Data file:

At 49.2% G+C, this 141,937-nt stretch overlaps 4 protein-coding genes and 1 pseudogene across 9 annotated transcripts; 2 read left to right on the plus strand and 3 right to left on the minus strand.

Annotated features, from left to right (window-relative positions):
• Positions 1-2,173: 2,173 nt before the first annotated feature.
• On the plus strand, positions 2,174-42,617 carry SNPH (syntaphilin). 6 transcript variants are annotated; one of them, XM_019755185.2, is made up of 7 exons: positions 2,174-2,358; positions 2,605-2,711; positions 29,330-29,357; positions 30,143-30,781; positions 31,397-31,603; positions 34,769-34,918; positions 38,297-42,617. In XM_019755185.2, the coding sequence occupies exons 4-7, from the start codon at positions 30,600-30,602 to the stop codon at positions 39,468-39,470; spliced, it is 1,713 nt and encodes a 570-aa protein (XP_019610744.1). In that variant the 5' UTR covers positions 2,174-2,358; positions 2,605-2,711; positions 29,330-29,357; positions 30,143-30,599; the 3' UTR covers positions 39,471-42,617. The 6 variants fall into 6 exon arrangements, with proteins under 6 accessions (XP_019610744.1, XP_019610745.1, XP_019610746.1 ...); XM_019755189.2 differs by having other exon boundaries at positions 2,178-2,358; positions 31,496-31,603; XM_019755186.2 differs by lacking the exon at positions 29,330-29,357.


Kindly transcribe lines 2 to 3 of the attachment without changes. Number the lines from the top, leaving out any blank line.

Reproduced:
Annotated features, from left to right (window-relative positions):
• Positions 1-2,173: 2,173 nt before the first annotated feature.